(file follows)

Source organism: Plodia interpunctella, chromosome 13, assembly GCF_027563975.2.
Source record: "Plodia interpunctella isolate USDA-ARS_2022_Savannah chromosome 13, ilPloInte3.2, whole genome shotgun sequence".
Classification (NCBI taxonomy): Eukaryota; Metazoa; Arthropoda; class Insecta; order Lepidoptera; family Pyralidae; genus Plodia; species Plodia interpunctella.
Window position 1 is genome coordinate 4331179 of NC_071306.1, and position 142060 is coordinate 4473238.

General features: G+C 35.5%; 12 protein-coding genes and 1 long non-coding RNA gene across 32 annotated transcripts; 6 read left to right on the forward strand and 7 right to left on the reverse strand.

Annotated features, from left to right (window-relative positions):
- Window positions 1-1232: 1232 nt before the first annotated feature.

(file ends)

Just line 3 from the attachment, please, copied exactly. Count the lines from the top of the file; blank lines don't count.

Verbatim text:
Classification (NCBI taxonomy): Eukaryota; Metazoa; Arthropoda; class Insecta; order Lepidoptera; family Pyralidae; genus Plodia; species Plodia interpunctella.